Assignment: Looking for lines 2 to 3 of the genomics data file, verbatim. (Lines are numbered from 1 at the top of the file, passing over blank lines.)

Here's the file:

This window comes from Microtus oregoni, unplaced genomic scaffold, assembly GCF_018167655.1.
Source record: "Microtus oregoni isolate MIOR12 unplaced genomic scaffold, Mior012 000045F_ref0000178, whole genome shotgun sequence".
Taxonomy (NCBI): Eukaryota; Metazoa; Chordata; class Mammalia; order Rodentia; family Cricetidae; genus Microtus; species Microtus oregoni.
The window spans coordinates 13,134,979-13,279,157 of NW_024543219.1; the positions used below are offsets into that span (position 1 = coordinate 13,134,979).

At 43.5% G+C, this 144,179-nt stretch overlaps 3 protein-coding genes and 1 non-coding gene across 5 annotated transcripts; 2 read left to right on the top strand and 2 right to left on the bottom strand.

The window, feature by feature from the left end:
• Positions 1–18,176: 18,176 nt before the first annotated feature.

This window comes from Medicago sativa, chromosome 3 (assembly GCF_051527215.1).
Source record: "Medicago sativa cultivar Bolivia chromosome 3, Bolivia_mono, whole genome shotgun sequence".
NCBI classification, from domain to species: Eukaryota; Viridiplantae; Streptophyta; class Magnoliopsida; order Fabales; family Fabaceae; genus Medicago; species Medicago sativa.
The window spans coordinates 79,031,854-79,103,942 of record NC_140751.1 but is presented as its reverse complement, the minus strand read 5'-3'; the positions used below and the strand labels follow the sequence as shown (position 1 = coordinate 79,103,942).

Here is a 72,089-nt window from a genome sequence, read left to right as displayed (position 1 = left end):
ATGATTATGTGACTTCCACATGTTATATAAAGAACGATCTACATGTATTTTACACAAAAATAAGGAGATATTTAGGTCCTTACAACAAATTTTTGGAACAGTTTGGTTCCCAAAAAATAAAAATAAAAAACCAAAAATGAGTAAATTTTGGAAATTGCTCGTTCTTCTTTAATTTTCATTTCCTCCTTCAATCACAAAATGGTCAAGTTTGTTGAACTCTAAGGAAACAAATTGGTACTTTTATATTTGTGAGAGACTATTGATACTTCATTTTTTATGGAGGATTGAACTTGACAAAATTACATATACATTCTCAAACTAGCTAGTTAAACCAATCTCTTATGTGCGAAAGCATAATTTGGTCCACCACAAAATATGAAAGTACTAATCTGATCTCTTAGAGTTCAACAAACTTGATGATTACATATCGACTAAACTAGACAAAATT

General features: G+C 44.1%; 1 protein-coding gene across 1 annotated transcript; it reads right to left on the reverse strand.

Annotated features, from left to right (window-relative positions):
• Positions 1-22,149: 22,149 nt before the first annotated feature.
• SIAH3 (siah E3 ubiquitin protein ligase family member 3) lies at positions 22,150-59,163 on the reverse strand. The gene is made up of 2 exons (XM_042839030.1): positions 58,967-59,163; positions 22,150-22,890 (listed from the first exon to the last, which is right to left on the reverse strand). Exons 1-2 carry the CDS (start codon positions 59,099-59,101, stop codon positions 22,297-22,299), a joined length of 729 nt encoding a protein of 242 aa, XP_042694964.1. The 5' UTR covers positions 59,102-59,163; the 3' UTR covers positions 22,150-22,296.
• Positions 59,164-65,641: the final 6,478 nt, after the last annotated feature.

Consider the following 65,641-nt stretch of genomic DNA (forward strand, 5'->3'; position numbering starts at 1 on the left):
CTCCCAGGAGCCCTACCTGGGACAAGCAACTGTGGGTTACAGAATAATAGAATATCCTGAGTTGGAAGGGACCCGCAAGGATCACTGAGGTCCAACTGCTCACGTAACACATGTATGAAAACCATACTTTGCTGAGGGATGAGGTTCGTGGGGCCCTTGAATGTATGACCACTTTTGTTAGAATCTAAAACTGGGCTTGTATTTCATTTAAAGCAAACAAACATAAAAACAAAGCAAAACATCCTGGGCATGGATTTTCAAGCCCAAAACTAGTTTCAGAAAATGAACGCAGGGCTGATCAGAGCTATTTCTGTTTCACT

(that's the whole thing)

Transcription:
Source record: "Microtus oregoni isolate MIOR12 unplaced genomic scaffold, Mior012 000045F_ref0000178, whole genome shotgun sequence".
Taxonomy (NCBI): Eukaryota; Metazoa; Chordata; class Mammalia; order Rodentia; family Cricetidae; genus Microtus; species Microtus oregoni.